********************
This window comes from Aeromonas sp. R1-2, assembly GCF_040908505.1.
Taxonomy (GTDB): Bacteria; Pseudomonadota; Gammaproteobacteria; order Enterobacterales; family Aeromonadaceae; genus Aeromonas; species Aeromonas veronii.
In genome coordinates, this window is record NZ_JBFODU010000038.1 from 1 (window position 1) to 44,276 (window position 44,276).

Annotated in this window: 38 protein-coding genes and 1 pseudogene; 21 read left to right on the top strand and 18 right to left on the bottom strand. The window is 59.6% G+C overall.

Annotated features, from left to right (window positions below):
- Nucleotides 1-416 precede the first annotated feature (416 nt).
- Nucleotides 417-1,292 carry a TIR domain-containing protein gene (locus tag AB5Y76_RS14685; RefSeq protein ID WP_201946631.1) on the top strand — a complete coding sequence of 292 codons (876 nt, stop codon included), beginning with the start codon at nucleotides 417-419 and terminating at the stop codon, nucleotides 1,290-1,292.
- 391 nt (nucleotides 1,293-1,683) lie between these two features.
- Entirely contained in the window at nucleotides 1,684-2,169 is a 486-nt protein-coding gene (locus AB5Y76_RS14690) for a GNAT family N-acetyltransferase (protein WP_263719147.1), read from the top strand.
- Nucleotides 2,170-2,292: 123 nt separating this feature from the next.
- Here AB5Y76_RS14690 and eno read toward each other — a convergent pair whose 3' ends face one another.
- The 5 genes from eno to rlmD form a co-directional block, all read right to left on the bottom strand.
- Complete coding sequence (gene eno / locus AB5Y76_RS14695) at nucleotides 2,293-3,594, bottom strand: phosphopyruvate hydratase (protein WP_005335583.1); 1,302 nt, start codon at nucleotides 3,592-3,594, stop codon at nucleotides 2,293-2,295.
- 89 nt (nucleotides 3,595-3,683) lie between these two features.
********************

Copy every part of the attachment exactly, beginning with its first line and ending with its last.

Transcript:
This window comes from Aeromonas sp. R1-2, assembly GCF_040908505.1.
Taxonomy (GTDB): Bacteria; Pseudomonadota; Gammaproteobacteria; order Enterobacterales; family Aeromonadaceae; genus Aeromonas; species Aeromonas veronii.
In genome coordinates, this window is record NZ_JBFODU010000038.1 from 1 (window position 1) to 44,276 (window position 44,276).

Annotated in this window: 38 protein-coding genes and 1 pseudogene; 21 read left to right on the top strand and 18 right to left on the bottom strand. The window is 59.6% G+C overall.

Annotated features, from left to right (window positions below):
- Nucleotides 1-416 precede the first annotated feature (416 nt).
- Nucleotides 417-1,292 carry a TIR domain-containing protein gene (locus tag AB5Y76_RS14685; RefSeq protein ID WP_201946631.1) on the top strand — a complete coding sequence of 292 codons (876 nt, stop codon included), beginning with the start codon at nucleotides 417-419 and terminating at the stop codon, nucleotides 1,290-1,292.
- 391 nt (nucleotides 1,293-1,683) lie between these two features.
- Entirely contained in the window at nucleotides 1,684-2,169 is a 486-nt protein-coding gene (locus AB5Y76_RS14690) for a GNAT family N-acetyltransferase (protein WP_263719147.1), read from the top strand.
- Nucleotides 2,170-2,292: 123 nt separating this feature from the next.
- Here AB5Y76_RS14690 and eno read toward each other — a convergent pair whose 3' ends face one another.
- The 5 genes from eno to rlmD form a co-directional block, all read right to left on the bottom strand.
- Complete coding sequence (gene eno / locus AB5Y76_RS14695) at nucleotides 2,293-3,594, bottom strand: phosphopyruvate hydratase (protein WP_005335583.1); 1,302 nt, start codon at nucleotides 3,592-3,594, stop codon at nucleotides 2,293-2,295.
- 89 nt (nucleotides 3,595-3,683) lie between these two features.